Pickleball Magazine 1-3 | Page 45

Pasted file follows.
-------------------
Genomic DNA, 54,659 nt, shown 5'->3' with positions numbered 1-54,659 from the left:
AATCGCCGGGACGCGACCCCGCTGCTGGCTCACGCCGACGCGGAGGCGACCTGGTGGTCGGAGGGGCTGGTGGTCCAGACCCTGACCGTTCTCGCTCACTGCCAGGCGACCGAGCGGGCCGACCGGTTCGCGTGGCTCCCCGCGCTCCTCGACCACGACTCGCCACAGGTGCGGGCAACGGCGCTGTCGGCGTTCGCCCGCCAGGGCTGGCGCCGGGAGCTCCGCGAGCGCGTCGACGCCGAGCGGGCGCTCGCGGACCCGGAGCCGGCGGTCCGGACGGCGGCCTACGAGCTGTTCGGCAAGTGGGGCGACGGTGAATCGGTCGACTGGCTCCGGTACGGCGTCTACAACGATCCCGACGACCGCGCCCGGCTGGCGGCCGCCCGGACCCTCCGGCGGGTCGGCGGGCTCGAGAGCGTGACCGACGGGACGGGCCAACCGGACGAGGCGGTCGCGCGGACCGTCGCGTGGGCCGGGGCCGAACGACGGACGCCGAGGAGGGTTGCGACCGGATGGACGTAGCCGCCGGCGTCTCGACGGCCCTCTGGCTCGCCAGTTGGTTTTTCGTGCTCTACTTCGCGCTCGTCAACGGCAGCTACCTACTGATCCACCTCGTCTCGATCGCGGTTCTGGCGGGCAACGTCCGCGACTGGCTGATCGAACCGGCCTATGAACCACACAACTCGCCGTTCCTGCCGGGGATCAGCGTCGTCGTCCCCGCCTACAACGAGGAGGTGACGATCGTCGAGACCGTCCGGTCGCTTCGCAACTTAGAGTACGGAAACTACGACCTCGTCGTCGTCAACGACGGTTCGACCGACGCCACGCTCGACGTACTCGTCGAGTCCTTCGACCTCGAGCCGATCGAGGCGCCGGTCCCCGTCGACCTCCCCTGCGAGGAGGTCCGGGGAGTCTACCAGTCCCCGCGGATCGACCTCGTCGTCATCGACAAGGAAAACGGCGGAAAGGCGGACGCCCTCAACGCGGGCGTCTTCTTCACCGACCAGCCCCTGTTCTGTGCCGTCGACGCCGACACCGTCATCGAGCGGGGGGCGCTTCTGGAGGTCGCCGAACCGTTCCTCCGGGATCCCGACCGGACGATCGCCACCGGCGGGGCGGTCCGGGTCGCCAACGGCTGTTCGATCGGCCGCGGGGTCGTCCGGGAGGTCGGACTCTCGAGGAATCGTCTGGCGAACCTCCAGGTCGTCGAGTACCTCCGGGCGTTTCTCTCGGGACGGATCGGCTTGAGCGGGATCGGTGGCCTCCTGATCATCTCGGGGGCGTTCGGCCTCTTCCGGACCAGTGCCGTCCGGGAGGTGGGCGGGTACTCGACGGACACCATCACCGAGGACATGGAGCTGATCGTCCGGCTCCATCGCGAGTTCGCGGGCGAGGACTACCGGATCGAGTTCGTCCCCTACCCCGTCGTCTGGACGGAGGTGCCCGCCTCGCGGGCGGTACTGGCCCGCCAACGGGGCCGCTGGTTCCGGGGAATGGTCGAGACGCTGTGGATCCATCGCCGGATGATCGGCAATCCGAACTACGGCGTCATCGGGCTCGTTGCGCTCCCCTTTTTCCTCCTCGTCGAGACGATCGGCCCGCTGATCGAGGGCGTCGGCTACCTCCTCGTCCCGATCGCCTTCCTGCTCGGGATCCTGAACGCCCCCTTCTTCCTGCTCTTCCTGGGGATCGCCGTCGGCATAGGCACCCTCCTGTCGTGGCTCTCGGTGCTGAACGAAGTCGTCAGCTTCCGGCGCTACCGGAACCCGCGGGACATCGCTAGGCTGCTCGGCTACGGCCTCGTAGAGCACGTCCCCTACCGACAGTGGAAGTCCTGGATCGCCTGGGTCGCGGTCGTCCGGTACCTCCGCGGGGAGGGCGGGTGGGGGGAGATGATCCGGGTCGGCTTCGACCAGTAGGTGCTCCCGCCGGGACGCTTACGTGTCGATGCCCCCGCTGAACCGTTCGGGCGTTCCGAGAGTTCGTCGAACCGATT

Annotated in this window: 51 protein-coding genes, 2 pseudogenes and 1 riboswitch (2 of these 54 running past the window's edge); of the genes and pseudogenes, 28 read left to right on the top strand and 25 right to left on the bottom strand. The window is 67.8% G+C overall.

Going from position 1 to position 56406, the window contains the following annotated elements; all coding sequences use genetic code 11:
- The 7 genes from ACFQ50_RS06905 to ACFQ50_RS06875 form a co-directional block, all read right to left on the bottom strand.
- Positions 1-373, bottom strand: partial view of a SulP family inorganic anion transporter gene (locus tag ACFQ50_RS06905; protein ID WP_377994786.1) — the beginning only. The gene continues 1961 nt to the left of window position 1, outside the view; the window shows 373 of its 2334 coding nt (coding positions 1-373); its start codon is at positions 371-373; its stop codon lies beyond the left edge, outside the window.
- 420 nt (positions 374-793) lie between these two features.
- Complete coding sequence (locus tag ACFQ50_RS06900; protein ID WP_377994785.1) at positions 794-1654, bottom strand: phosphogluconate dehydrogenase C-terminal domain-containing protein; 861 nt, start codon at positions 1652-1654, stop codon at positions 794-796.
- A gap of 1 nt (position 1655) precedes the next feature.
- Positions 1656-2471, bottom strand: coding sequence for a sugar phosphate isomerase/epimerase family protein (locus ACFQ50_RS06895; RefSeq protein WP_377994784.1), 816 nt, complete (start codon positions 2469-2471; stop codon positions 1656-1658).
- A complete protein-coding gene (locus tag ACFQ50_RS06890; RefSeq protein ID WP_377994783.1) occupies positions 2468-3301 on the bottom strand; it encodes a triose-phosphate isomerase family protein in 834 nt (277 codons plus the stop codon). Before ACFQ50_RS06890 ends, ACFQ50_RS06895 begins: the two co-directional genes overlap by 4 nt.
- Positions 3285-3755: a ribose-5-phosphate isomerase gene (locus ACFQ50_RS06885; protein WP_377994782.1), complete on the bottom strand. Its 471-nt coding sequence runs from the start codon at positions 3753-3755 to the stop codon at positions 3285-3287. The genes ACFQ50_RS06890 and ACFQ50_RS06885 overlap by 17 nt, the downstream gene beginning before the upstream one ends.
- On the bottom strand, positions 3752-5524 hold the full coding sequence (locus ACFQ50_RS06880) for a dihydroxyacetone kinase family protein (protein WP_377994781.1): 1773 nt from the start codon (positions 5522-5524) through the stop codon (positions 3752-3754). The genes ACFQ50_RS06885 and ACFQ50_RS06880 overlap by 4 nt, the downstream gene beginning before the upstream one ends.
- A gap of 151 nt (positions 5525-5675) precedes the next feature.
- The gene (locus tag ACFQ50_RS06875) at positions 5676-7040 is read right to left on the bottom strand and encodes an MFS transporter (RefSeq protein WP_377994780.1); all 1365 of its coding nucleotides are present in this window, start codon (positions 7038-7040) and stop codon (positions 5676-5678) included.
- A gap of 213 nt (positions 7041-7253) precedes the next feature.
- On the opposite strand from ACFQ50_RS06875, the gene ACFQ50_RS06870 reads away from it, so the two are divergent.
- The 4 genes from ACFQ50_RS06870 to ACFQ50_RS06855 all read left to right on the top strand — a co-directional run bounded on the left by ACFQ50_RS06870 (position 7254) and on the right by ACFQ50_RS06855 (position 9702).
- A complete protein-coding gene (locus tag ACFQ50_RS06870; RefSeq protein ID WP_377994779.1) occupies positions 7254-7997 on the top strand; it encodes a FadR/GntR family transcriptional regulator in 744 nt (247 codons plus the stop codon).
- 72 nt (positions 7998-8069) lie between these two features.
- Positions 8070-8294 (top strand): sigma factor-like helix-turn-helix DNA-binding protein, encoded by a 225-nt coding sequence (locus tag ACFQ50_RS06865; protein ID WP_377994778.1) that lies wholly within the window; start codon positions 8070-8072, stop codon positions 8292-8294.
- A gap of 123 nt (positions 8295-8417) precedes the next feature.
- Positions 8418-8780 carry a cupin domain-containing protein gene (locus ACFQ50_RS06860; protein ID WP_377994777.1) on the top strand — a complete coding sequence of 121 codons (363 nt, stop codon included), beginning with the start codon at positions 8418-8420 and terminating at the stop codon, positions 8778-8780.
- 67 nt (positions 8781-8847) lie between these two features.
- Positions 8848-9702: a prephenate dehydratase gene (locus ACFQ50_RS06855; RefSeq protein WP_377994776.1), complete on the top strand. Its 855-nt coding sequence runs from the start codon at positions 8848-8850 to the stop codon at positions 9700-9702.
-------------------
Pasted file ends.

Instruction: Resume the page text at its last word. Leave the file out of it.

dad has a life of his own and my only sibling, a brother, is married and lives two states away. Bottom line — I’ve been a loner, and not always by choice. I just never found a place to fit in. While attending the US Open Pickleball Championships in Naples, Florida, I met dozens of people from all across the United States who have also found a heartfelt love for this game we’re addicted to.  I’m certainly not the greatest player, and take the court each time with having fun as my only real intention. I’ll laugh at myself if I make a dumb play or be the first to congratulate an opponent who kicks my butt.  Winning has never mattered, but being part of a community has. One thing pickleball players all seem to have in common — we are friendly. We know that people often laugh when they hear that we play a sport that sounds ridiculous, and even looks like some sort of circus event at first glance. And how many times have we had to hear someone ask us why it’s called “pickleball”? There’s a certain bond all of us have because we’ve all had the same conversations with friends and family who have never heard of it. We’ve all seen the eye rolls from acquaintances who have no intention of accepting this mix of ping-pong and tennis as a legit sport. Even as complete strangers, because of our interest and similar experiences, we are a real family and a welcoming one at that. Playing pickleball several nights a week in my hometown has been one of the biggest blessings in my life. For the first time in a long time, I feel part of something. I have something to look forward to and, quite honestly, it cured what could simply be called depression. I feel healthier, I can see a difference in my professional life, and I am genuinely happy — for the first time in years. I’m hopeful that as a lover of pickleball — no matter how skilled you may be — you’ll continue to welcome new players, both good and bad, with open arms. Be kind, embrace them, teach them and make them feel welcome, at tournaments or on your own local courts. You could very well be saving their life.  • JUNE 2016 | MAGAZINE 43